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Dental students face a heavy workload, feelings of isolation and entry into a profession that’s struggling under the weight of a mental health crisis. That’s why it’s so important to establish the foundations of wellness in your university years. By Shane Conroy
The dental profession is facing a mental health and wellness crisis. A 2021 survey of close to 1500 Australian dental practitioners revealed that almost one in three surveyed participants reported experiencing moderate to severe psychological distress, one in four were likely to be experiencing burnout, and one in six had suicidal thoughts during the preceding year.
And the situation seems to get worse for younger practitioners. The survey also found that participating practitioners aged under 30 were more than twice as likely to have had thoughts of suicide in the previous 12 months than older practitioners.
Researchers concluded that the survey results “highlighted the need to monitor dental practitioners’ mental health and extend monitoring to dental practitioner students given the alarming rate of reported distress among younger practitioners”.
Feeling the pressure
Sanika Shorey, president of the Australian Dental Students’ Association (ADSA) and fourth year dental student at La Trobe University, says statistics like these can be frightening for dental students who are already dealing with the pressures of university life.
“Making the transition from high school to university can be daunting in itself,” she says. “In first year, it really hits you how complex dentistry is and the huge volume of theory you need to learn. Then add all the lab sessions and practical skills you need to get to grips with and it can feel overwhelming.”
Shorey says that the academic pressure really builds in third year, and students are expected to take another big leap into placement during their fourth and fifth years. “Third year is notorious for being the toughest year of our degree. It’s a time when we’re really trying to make all these connections between the theory and practical skills we’ve learned. And at the end of the year, we’re assessed in a one-hour interview that can be very stressful.”
For some students, placement can come with more feelings of anxiety and isolation. It can mean spending months in an unfamiliar rural location with limited support. “I moved to Mildura in February with a group of eight dental students for six months. Living in a rural community was a big change for someone like me who grew up in the city, and our little group relied heavily on each other for support.”
Identifying the issues
Most universities are sensitive to the stress load on students, and provide support services such as on-campus counselors and mental health support phone lines. However, in Shorey’s experience, university mental health support services have at times been perceived as inadequate.
“As a dental student, I feel like I have most definitely been made aware of the support services that are available to me,” she says. “However, I often hear on the grapevine that support services can be overwhelmed and under-resourced. There’s a perception that there are long wait times, which I think may turn people off.”
Dental students may also be more vulnerable to feelings of isolation than other university students. Shorey explains that many dental students are not just under a heavy workload, but also may feel separation from their peers in other fields of study.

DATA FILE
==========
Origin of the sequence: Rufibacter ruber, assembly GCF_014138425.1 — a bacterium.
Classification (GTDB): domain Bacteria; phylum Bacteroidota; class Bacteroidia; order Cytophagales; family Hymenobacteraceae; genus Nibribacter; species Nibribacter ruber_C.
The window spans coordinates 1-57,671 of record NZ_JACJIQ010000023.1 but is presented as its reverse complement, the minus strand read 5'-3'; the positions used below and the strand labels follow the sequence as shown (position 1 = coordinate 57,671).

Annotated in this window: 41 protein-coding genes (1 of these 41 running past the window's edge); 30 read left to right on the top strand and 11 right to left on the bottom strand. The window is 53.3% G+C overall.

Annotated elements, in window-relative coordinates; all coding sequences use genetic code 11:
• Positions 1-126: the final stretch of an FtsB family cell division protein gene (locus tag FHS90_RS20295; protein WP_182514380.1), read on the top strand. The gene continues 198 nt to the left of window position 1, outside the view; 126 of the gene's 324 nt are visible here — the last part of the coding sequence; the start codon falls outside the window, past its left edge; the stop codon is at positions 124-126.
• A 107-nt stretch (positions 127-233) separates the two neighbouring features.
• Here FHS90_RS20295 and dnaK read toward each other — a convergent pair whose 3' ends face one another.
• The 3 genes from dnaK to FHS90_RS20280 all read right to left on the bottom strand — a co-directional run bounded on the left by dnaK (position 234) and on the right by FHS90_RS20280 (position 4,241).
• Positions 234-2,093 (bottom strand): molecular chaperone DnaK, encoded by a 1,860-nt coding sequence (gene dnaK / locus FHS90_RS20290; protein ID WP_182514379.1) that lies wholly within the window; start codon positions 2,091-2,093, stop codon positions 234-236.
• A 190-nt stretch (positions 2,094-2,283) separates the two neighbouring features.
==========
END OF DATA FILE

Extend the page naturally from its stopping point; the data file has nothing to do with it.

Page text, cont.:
“I think sometimes we can get lost because dental schools tend to be run a little bit separately from the university. Our calendars are run differently, we have exams at different times, and we go away on long placements, so we may not be on the same schedule as other students. I think this can make social engagement with other students more challenging for some dental students.”
Building supportive networks
That’s why ADSA focuses on supporting opportunities for social engagement. “One way we do that is through our R U OK? Day program,” Shorey says. “We have representatives at all Australian universities with dental schools, and they hold pop-up events at their university locations, which are nice reminders for dental students to take a break and look out for each other.”
Shorey’s advice to other dental students is to also seek out opportunities to join and participate in student associations and university societies. She says that’s an excellent way to build wide social networks, particularly for new students who may not know many people.
“It’s really important to have that sense of camaraderie or connection with the people around you. As dental students, we’re going through similar experiences, so we can really support each other. ADSA, for example, has become my little family. And the group of students I’m on placement with have been an incredible support to each other.”
Shorey says alumni can also play a critical role in helping to support dental students. “ADSA runs a mentoring program called Dentist for a Day where we match students with alumni dentists. The idea is that the student shadows the dentist, and then hopefully they can build an ongoing mentoring relationship from there. It’s a daunting world out there, so any words of advice or support from a dentist are really valuable for students.
“If we can start to think about mental health and our general wellbeing as students, hopefully we can take that into the industry with us and become supportive colleagues. The more we can drive towards a positive change, the better it is for all of us.”